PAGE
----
Ancestry DNA tests have been popular for a few years, and it’s easy to see why. Unlocking the secrets of your past by simply swabbing your cheek sounds almost too good to be true. Unfortunately, DNA testing is far more complex and far less informative, than you might think.
There are a whole host of organizations that offer to test your DNA for around $100, but the big three are 23andMe, Ancestry.com, and Heritage DNA. All three sites provide similar products and databases, with additional services like DNA health testing available for an additional fee.
The DNA kits don’t directly tell you anything about your ancestry despite the marketing promises. Here’s how they actually work.
You can have your entire genome mapped through a process called DNA sequencing, but that’s going to cost you more than a 23andMe, Ancestry.com, or Heritage DNA kit. Dante Labs is currently offering the service for $600, which is around six times the price of 23andMe’s basic service.
Instead of sequencing, the mainstream services use genotyping, which matches blocks of genetic code from individual samples to sequences found across large groups. This method is quicker and cheaper than DNA sequencing.
Sequencing would also be overkill when it comes to DNA ancestry services. They function by grouping people based on their DNA and require an extensive database. The reduction in price means more people can afford to take part, and the database becomes larger as a result. And the blocks of code that the company genotypes are enough to group people by ancestral background.
When you submit your test, you aren’t just giving the company your DNA; they also know where you are currently living. DNA ancestry testing works by comparing your genetic information and personal details with other people who have submitted DNA kits. It then uses that data to find clusters of genetically linked people around the globe.
Mass migration events have happened throughout history, but populations tend to settle between these periods. So theoretically, an Irish person is likely to be genetically closer to another Irish person than a person from Outer Mongolia. A more significant number of samples will provide greater accuracy.
There are also issues with this kind of testing. Firstly, you need a high takeup globally to ensure accuracy. If entire ethnic groups or countries are left out, samples close to those groups will either be some kind of “unknown” or more likely just matched to the nearest possible source. For example, if a DNA testing service had no clearly identified “Scottish” samples, someone with 100% Scottish ancestry may be labeled as a random English, Irish, and Scandinavian mix.
One of my great-grandfathers immigrated from Romania. Unfortunately, Romania may not have a large uptake as, despite Mr. Constantinesque contributing around 8% of my DNA, no “Romanian” springs up in my DNA results. I do have about 8% worth of either “Greek & Balkan, broadly Southern European, and Iranian according to 23andMe—or “2% Southern Italy, 6% Eastern Europe, and Russia” according to Ancestry.com. All of this makes sense if you look at the historical record and compare the invasions and migrations to your genetic makeup. But filling in the blanks like this says nothing about your personal family history and can’t be considered 100% accurate.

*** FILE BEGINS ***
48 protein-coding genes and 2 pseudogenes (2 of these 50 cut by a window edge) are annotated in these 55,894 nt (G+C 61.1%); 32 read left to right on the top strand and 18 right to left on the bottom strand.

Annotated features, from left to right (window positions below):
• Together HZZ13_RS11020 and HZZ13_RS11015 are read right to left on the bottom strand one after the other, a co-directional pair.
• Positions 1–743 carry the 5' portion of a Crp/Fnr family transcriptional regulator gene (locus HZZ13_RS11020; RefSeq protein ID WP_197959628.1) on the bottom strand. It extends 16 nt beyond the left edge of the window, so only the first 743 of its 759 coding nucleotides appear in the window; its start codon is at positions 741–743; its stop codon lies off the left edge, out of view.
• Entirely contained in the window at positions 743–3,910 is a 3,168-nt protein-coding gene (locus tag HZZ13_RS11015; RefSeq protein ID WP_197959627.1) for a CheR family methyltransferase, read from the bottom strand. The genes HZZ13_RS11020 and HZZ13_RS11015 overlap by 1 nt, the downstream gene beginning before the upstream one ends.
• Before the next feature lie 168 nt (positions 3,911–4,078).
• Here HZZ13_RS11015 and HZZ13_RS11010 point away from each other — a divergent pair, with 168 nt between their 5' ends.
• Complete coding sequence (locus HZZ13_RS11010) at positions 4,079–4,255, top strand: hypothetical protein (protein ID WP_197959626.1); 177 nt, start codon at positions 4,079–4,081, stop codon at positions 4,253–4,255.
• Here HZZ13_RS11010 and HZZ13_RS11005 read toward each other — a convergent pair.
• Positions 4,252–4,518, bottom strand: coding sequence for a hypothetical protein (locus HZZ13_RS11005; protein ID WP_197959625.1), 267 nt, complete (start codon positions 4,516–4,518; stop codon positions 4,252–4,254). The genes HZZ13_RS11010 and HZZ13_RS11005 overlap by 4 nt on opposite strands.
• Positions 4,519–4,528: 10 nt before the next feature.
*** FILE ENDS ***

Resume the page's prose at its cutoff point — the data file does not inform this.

A DNA ancestry test can’t tell you about your personal family history and what individuals you are related to have done during specific time periods. It actually tries to tell you is where people you are genetically close to are living now. Companies use two methods to do this, and both are flawed. They record the locations tests are sent in from, and survey users about their family history.
The obvious flaw in the survey method is not all answers are going to be accurate. Sure, people have traced their family trees back hundreds of years—but things like infidelity and adoption can make some of that research unreliable. And relying on family stories may not be accurate either. Great-Grandpa was actually Hungarian and not just a shady guy on the run and in need of a back story? Ok.
The other method matches your DNA to participants in other countries. Because the population of the USA is a mix of people from around the globe, tests submitted by non-native Americans can’t really be used for much. DNA testing might let you know you have a lot of DNA in common with people from Montana, but it won’t be able to tell you if anyone you are descended from ever set foot in that state.
Because of this, tests tend to give a breakdown of modern European, African, and Asian countries you have genetic ties to. There are issues here too. A lot of European countries, including Germany and Italy, haven’t actually existed for that long—and the majority of African countries were drawn up by European powers in the 1800s. There’s every chance the nationality that allegedly makes up a good chunk of your DNA didn’t exist when your ancestors crossed the Atlantic.
Then there is the fact most of the world was a chaotic, famine and plague-filled, warzone for the majority of human history. The very same things that made your ancestors cross the world and settle in the US also made people shuffle around the old world quite a bit too. There’s no guarantee the DNA of a modern-day Italian or Russian is close to the DNA of someone living on that same piece of land 1000 years ago.